We got the server back with a Live CD and that was the last day nano was installed on any of our machines.

    • I wish someone would port it to bloody Emacs then- just about the *only* feature some obsessive hasn't added to that is a decent text editor!
  • by NoNonAlphaCharsHere ( 2201864 ) on Saturday March 17, 2018 @02:54PM (#56276023)
    Most of the Emacs users are still waiting for it to load so they can cast their vote.
    • That joke was funny maybeee back in 1998. Emacs hasn't gotten any more complex while CPU's have increased in power a few order of magnitudes so Emacs is quite the speed demon these days.

      And still more powerful than Vim... I can run Vim inside Emacs after all.

      • by angel'o'sphere ( 80593 ) on Saturday March 17, 2018 @05:18PM (#56276709) Journal

        Emacs, a good operation system. But it lacks a decent editor.

        Glad you now can run vim on (in) it.

        • by jeremyp ( 130771 )

          That joke became obsolete when somebody wrote a vi emulation for Emacs.

          • by jrumney ( 197329 )

            That joke became obsolete when somebody wrote a vi emulation for Emacs.

            I think somebody had already written a vi emulation for Emacs long before anyone came up with that joke. Emacs today ships with at least 4 vi emulations. The original vi-mode seems to be of unknown origin, with the last change made in 1987.

    • Eight Megs and Continuous Swaping.

  • Come back to me when Vim can read Usenet.

    alt.vim.die.die.die

    • It can't cook my breakfast or wash my car either. I want my text editor to edit text; I'm not particularly interested in it doing everything. I have other tools for that. And who reads Usenet any more anyways?

  • How to enable color highlighting of source code in Vim OSX bash session?
    Emacs works fine.
    Hight Sierra 10.13.13

  • Well, then. (Score:5, Funny)

    by hey! ( 33014 ) on Saturday March 17, 2018 @02:56PM (#56276037) Homepage Journal

    I guess that's settled.

  • by zm ( 257549 ) on Saturday March 17, 2018 @03:07PM (#56276093) Homepage

    Nuff said.

    • by dwye ( 1127395 )

      You joke, but I used to work with a woman that learned Unix when ed was state of the art. She complained that ex (let alone vi, vim, emacs, etc.) just didn't come off her fingers like ed.

      She also had her own source license, and for a mere $50,000 (1990 dollars) could have updated it to the modern distribution, so that gave her seeming craziness a bit more cred than the emacs bigots who couldn't even mark a section except by deleting and restoring it.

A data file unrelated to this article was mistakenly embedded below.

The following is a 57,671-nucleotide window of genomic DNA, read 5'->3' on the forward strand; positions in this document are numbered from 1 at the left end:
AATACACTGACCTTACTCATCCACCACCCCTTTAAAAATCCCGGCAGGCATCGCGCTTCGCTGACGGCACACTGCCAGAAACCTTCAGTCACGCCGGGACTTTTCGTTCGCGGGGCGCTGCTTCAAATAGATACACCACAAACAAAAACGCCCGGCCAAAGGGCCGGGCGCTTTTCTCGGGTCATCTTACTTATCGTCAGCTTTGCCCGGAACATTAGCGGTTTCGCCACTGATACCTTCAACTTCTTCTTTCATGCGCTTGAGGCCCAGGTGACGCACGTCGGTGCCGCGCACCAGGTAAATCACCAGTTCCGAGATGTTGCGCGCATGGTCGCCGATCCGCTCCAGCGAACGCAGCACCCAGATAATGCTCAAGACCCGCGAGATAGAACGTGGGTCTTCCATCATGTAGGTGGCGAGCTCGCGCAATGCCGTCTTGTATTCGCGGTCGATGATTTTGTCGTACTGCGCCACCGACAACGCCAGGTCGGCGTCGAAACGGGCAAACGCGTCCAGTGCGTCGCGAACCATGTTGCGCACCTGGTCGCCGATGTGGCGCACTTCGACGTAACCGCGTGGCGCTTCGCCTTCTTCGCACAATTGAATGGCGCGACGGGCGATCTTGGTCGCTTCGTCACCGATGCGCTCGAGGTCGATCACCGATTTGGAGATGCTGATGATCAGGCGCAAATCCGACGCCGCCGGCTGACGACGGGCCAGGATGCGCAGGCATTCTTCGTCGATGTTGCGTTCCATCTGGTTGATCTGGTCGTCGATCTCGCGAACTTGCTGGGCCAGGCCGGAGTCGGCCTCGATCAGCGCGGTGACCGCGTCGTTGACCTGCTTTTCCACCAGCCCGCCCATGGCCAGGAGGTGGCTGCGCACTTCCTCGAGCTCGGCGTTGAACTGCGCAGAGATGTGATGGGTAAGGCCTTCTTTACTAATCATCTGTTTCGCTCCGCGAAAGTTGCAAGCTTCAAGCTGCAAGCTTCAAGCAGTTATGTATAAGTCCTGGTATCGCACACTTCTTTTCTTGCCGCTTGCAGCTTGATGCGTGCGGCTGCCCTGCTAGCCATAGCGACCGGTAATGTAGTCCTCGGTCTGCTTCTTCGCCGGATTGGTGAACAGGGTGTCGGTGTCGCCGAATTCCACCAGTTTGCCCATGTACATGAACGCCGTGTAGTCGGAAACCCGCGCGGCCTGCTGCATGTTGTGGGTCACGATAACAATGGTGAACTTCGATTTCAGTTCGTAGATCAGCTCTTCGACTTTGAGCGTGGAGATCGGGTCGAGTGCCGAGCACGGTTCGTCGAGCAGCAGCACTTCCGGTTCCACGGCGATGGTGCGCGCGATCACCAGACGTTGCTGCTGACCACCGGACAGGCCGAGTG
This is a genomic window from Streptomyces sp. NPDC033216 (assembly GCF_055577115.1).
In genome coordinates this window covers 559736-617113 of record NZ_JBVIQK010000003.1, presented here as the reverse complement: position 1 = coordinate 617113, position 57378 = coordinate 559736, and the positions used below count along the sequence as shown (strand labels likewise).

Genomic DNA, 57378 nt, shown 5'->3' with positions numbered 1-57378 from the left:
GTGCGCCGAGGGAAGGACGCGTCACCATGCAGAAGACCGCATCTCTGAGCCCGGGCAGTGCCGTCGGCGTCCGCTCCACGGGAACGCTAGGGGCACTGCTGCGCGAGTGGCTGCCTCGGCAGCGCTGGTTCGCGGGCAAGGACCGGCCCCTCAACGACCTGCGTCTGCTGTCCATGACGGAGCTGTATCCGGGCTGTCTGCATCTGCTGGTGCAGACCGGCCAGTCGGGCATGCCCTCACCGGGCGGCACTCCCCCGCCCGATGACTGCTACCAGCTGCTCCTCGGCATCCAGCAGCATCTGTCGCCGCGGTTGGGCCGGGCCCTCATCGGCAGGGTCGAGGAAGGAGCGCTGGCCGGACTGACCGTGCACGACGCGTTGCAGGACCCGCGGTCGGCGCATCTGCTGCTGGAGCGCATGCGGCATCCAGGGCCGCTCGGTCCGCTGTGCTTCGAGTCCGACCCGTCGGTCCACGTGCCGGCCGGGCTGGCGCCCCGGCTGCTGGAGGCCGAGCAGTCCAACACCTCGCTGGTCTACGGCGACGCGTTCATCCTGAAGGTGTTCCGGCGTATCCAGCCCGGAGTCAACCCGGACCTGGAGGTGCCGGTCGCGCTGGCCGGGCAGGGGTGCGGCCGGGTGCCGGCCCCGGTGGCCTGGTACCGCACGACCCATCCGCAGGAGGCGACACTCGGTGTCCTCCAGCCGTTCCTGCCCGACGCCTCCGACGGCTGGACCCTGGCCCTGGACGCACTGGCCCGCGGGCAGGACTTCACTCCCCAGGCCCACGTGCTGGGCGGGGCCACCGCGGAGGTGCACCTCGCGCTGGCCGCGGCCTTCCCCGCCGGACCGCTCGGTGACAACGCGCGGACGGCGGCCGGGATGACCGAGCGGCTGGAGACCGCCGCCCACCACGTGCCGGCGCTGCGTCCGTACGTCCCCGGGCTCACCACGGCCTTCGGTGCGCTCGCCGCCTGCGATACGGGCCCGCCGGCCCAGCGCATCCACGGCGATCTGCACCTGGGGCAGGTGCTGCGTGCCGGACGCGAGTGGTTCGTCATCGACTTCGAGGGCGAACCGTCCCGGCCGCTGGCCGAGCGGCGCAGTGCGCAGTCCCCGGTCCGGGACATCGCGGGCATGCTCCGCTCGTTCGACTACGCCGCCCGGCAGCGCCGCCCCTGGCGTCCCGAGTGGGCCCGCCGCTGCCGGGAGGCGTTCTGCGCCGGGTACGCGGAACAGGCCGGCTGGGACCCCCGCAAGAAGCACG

• Blasphemy. It emulates they keyboard commands from WordStar which the Borland tools also emulated. It's the choice of many old-school programmers.

  • Around 1990 or so I started a new job where everyone used Emacs. So I thought I'd give it a shot. I had 2 major problems:

    It was easy enough to fire up the help system. I couldn't figure out how to exit the help system to get back to my work without killing emacs and restarting.

    A lot of the commands didn't work the way the manual said they would. About 6 months after going back to Vi a co-worker said "oh, you never got our .emacsrc (or whatever it was called). Yeah, these folks had a huge config f
  • by gweihir ( 88907 ) on Saturday March 17, 2018 @03:31PM (#56276175)

    Because I usually use "Joe", because of the WordStar compatibility, as I learned coding with Turbo Pascal and Turbo C. I used Emacs for a while until the devel team there made some really stupid decisions, then I went back to Joe. So far it has compiled anywhere I tried and usually just works.

  • by Barefoot Monkey ( 1657313 ) on Saturday March 17, 2018 @03:47PM (#56276265)

    I've been using VIM for 20 years.

    I swear one of these days I'll figure out how to quit the damn thing!

    • Are we talking about VIM or VIM-within-Emacs?
    • by jrumney ( 197329 )
      Whenever I sat down at a system and had forgotten to set $EDITOR before doing a checkin, sending mail or other activities that automatically drop you into an editor, I used to use:
      Ctrl-Z
      killall vi

      But then someone taught me that you can go ESC ESC ESC ESC : q! (apparently one ESC is not always enough, so four or five times is recommended). So mostly I still use my old method.

  • by tomhath ( 637240 ) on Saturday March 17, 2018 @03:49PM (#56276271)
    The top vote getters for text editor are vim and emacs? That right there tells you why linux will never succeed on the desktop.
    • by UnknownSoldier ( 67820 ) on Saturday March 17, 2018 @05:16PM (#56276705)

      /sarcasm Because in order for Linux to succeed on the desktop you need to run some slow, bloated, shitty ribbon bar IDE right?